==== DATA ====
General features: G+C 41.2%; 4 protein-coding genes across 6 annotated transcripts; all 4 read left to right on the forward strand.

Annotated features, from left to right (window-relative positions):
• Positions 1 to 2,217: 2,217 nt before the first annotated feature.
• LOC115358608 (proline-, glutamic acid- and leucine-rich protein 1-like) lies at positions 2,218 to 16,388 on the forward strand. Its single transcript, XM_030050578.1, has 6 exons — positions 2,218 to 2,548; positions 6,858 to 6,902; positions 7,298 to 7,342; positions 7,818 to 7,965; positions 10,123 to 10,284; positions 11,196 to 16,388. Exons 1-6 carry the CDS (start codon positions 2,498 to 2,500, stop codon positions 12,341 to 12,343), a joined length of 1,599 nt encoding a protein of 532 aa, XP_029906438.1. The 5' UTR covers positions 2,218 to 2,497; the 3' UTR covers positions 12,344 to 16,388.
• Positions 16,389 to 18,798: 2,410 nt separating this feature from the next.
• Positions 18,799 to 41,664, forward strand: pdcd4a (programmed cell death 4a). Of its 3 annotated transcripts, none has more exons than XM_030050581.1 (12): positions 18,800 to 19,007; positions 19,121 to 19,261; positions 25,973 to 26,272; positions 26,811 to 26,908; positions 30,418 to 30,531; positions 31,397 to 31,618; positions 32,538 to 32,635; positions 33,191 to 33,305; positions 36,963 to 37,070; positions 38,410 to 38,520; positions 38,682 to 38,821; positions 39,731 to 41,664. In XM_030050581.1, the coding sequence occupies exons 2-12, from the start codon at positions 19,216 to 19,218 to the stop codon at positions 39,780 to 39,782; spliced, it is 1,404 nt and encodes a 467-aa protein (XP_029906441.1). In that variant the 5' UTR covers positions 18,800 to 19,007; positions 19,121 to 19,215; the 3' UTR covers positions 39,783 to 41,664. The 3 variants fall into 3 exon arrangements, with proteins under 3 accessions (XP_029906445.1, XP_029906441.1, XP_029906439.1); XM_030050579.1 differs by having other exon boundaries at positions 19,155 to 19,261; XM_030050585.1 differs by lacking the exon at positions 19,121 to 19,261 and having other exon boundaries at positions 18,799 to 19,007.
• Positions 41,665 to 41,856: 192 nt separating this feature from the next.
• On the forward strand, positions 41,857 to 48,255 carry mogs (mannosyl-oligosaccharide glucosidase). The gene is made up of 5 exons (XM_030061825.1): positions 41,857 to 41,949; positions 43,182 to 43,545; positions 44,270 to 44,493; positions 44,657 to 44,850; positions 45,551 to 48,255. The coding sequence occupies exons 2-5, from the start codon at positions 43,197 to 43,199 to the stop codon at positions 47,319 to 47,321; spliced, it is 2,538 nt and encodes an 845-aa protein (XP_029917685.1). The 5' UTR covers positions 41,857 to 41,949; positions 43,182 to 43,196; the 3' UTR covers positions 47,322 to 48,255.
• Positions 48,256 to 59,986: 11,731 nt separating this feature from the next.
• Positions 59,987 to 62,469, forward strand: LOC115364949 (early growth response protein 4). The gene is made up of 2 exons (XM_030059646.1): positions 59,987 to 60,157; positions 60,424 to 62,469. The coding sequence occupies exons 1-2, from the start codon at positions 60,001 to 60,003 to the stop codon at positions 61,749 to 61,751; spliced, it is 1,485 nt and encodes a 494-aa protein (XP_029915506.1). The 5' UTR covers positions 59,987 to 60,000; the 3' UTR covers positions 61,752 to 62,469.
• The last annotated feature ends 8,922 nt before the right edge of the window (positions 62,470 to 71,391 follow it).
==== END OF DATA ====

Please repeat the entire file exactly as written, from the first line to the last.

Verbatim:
General features: G+C 41.2%; 4 protein-coding genes across 6 annotated transcripts; all 4 read left to right on the forward strand.

Annotated features, from left to right (window-relative positions):
• Positions 1 to 2,217: 2,217 nt before the first annotated feature.
• LOC115358608 (proline-, glutamic acid- and leucine-rich protein 1-like) lies at positions 2,218 to 16,388 on the forward strand. Its single transcript, XM_030050578.1, has 6 exons — positions 2,218 to 2,548; positions 6,858 to 6,902; positions 7,298 to 7,342; positions 7,818 to 7,965; positions 10,123 to 10,284; positions 11,196 to 16,388. Exons 1-6 carry the CDS (start codon positions 2,498 to 2,500, stop codon positions 12,341 to 12,343), a joined length of 1,599 nt encoding a protein of 532 aa, XP_029906438.1. The 5' UTR covers positions 2,218 to 2,497; the 3' UTR covers positions 12,344 to 16,388.
• Positions 16,389 to 18,798: 2,410 nt separating this feature from the next.
• Positions 18,799 to 41,664, forward strand: pdcd4a (programmed cell death 4a). Of its 3 annotated transcripts, none has more exons than XM_030050581.1 (12): positions 18,800 to 19,007; positions 19,121 to 19,261; positions 25,973 to 26,272; positions 26,811 to 26,908; positions 30,418 to 30,531; positions 31,397 to 31,618; positions 32,538 to 32,635; positions 33,191 to 33,305; positions 36,963 to 37,070; positions 38,410 to 38,520; positions 38,682 to 38,821; positions 39,731 to 41,664. In XM_030050581.1, the coding sequence occupies exons 2-12, from the start codon at positions 19,216 to 19,218 to the stop codon at positions 39,780 to 39,782; spliced, it is 1,404 nt and encodes a 467-aa protein (XP_029906441.1). In that variant the 5' UTR covers positions 18,800 to 19,007; positions 19,121 to 19,215; the 3' UTR covers positions 39,783 to 41,664. The 3 variants fall into 3 exon arrangements, with proteins under 3 accessions (XP_029906445.1, XP_029906441.1, XP_029906439.1); XM_030050579.1 differs by having other exon boundaries at positions 19,155 to 19,261; XM_030050585.1 differs by lacking the exon at positions 19,121 to 19,261 and having other exon boundaries at positions 18,799 to 19,007.
• Positions 41,665 to 41,856: 192 nt separating this feature from the next.
• On the forward strand, positions 41,857 to 48,255 carry mogs (mannosyl-oligosaccharide glucosidase). The gene is made up of 5 exons (XM_030061825.1): positions 41,857 to 41,949; positions 43,182 to 43,545; positions 44,270 to 44,493; positions 44,657 to 44,850; positions 45,551 to 48,255. The coding sequence occupies exons 2-5, from the start codon at positions 43,197 to 43,199 to the stop codon at positions 47,319 to 47,321; spliced, it is 2,538 nt and encodes an 845-aa protein (XP_029917685.1). The 5' UTR covers positions 41,857 to 41,949; positions 43,182 to 43,196; the 3' UTR covers positions 47,322 to 48,255.
• Positions 48,256 to 59,986: 11,731 nt separating this feature from the next.
• Positions 59,987 to 62,469, forward strand: LOC115364949 (early growth response protein 4). The gene is made up of 2 exons (XM_030059646.1): positions 59,987 to 60,157; positions 60,424 to 62,469. The coding sequence occupies exons 1-2, from the start codon at positions 60,001 to 60,003 to the stop codon at positions 61,749 to 61,751; spliced, it is 1,485 nt and encodes a 494-aa protein (XP_029915506.1). The 5' UTR covers positions 59,987 to 60,000; the 3' UTR covers positions 61,752 to 62,469.
• The last annotated feature ends 8,922 nt before the right edge of the window (positions 62,470 to 71,391 follow it).